Coronation Street episode review, Wednesday 21 June 2017.
We’ve seen a lot of turmoil and trauma for our cohort of cobble-treaders of late, but won’t someone think of the Nazirs? Cathy and Brian wouldn’t last seconds in my house scampering about like love’s young dream, and Zeedan had my full sympathies as he stumbled upon Brian cooking up a storm in the kitchen with scant regard for those living there, or trousers. Yasmeen is to be commended for her tact as she urged them to go public and tell Roy the truth, even if it was to suit her own ends. Who would blame her? And, would Roy actually care at this point? I think probably not.
Pat Phelan joking around with Seb and Faye as Nicola nurses a cuppa offers a glimpse of an alternate world where Pat didn’t watch the local ice-cream man die, and turn up late to his wedding with one less tenant and mud on his shoes. Yes, Pat is a charmer, and he has all three eating out of his hands; even Faye, as he laments Anna’s perspective on life after she passes by with a look that would turn Norris’s humbugs to dust.
Sense thankfully seems to prevail after Gary talks her out of telling Faye the truth about what happened between her and Pat with a view to turning her off him. Pat appears to be something of an idol as far as Seb is concerned, and it doesn’t seem like anything would likely deter him from hanging out with him. I think the introduction of Nicola is a promising one, and I look forward to seeing what lies ahead. Regular readers will know I always enjoy any scenes involving Pat, and I very much welcome the prospect of further character development for him.
Summer’s grandmother Geraldine has some odious remarks for Billy which show the full extent of her homophobia. As she bans him from both Drew’s funeral, and having anything to do with Summer, Todd comforts him while making his anger clear. It was actually quite shocking to hear such views dispatched in such a cold, hard-hearted manner, and it made me want to reach into the TV and hug Billy. It’s very difficult to see how Summer could possibly come to live with them as long as a guardian with such ingrained views is responsible for the decision, and I’m intrigued to see if, and how, this could come about. I thought Summer was brilliant in her scenes, and I think they would make a great family.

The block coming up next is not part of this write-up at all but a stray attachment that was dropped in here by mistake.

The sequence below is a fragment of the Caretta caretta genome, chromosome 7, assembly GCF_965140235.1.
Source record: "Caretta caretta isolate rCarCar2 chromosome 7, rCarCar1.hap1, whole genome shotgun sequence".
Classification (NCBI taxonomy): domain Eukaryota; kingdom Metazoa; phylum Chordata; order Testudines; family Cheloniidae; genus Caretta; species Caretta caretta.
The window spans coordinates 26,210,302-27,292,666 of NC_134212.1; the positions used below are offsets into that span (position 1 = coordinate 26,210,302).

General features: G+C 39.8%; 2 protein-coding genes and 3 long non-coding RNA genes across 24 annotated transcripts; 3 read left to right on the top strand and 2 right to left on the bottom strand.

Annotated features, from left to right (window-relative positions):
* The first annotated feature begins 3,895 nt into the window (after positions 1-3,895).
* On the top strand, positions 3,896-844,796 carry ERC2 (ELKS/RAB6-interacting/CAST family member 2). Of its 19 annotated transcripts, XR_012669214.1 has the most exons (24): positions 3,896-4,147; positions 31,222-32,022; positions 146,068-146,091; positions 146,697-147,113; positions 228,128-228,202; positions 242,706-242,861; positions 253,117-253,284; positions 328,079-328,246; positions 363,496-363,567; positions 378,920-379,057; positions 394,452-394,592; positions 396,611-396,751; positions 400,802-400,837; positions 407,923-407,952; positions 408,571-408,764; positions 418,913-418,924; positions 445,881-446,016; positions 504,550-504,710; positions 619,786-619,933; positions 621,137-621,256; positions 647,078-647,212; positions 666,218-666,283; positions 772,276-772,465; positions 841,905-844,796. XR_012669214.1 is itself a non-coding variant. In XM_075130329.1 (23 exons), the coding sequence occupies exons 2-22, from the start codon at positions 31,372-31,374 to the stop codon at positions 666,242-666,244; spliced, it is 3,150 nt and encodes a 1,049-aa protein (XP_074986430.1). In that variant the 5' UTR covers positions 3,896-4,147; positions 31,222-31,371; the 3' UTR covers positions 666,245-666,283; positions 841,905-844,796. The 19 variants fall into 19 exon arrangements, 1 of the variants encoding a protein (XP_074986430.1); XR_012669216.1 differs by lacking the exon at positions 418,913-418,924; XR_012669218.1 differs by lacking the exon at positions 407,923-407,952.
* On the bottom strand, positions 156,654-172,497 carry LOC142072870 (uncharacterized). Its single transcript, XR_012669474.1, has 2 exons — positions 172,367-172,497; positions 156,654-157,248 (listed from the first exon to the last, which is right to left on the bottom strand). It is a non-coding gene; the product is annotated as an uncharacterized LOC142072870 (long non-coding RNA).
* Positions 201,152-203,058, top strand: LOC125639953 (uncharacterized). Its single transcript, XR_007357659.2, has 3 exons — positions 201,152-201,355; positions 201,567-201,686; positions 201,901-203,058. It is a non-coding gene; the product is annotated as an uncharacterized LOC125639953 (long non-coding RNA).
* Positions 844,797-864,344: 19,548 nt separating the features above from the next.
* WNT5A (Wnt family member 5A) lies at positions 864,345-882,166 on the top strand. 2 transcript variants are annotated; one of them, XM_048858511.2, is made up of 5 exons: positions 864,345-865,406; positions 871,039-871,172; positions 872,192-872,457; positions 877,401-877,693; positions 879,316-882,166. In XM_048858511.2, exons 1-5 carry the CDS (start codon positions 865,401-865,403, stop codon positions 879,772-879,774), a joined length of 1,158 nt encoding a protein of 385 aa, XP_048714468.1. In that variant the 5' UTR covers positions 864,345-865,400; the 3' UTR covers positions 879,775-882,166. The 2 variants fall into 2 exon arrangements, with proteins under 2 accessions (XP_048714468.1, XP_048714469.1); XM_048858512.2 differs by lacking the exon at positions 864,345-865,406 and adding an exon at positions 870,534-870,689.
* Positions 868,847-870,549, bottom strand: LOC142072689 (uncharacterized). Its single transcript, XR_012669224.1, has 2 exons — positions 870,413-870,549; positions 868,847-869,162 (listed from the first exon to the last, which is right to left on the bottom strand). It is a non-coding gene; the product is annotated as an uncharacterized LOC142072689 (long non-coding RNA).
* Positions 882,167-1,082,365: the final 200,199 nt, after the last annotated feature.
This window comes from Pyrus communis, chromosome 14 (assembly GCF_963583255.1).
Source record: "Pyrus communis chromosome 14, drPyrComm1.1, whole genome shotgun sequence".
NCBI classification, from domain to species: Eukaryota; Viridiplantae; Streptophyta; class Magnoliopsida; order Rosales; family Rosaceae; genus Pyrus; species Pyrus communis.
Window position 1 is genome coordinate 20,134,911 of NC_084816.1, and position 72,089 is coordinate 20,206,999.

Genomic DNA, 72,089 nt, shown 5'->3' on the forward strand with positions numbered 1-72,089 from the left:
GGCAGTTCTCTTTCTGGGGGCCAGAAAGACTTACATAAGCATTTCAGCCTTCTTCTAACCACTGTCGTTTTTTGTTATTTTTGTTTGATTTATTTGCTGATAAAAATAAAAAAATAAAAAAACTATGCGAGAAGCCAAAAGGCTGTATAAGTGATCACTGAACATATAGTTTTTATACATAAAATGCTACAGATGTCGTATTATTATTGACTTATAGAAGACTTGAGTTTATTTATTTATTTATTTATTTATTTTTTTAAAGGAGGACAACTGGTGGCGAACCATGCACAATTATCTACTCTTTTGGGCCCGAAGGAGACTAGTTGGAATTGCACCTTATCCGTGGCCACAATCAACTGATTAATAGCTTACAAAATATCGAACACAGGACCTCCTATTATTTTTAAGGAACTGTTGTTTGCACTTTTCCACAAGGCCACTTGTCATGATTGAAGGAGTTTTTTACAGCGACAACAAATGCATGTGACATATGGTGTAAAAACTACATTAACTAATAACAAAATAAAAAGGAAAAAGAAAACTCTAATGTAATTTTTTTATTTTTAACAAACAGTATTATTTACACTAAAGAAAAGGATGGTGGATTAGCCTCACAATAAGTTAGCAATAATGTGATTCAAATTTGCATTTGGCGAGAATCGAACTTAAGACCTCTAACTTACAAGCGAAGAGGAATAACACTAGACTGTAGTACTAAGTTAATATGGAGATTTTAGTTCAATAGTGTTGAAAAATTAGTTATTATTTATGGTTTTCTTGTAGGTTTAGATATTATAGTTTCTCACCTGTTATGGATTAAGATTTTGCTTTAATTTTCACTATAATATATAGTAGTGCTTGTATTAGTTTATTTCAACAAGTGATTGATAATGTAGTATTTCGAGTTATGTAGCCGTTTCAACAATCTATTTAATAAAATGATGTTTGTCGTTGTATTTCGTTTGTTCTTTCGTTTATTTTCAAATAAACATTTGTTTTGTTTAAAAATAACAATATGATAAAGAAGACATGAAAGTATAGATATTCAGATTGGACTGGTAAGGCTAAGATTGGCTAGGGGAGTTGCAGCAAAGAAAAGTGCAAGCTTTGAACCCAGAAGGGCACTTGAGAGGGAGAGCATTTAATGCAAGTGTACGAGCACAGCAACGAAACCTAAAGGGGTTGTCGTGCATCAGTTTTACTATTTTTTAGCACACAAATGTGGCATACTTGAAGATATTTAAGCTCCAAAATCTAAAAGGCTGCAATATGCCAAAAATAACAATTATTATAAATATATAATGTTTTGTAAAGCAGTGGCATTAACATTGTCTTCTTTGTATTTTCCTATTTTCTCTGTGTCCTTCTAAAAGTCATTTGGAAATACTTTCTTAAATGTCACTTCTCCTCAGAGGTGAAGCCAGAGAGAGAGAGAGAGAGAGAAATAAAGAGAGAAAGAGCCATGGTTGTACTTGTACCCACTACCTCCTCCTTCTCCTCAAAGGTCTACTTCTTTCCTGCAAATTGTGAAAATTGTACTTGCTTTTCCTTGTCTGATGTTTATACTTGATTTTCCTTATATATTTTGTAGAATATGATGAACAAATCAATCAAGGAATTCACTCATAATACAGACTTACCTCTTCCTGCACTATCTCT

While Nathan’s arrest was a most satisfying sight, I badly wanted Bethany’s courage to be rewarded. However, the sight of Neil waiting for her as she was brought to Weatherfield station indicated it may not happen on this occasion. Getting her alone and threatening her to keep him out of it, he suggests that Sarah and Harry might suffer the consequences if she doesn’t.
Lu Fallon’s exceptional performance continued as she was interviewed by a very sympathetic woman at the station. The omnipresent Neil looking on via two screens in a nervous and voyeuristic fashion added a sinister element, but the manner in which Bethany was supported and commended for her bravery in a caring and quite rightly non-judgmental fashion throughout her interview was encouraging.
Bethany cuts it short, however, as she finds herself struggling to cope with covering for Neil. Standing beside him in reception as she comes out is all too much, and she refuses to do any more interviews. He is infuriatingly smug, as she leaves with Sarah, having been spared identification, and planting the seed in her mind that she isn’t safe anywhere. She does, however, have the support of those who love her, including the brilliant Mary, and I’m just hoping she finds the strength to tell the whole story, and that justice swiftly prevails for everyone responsible for her horrendous ordeal.
This review also appears on the Coronation Street Blog.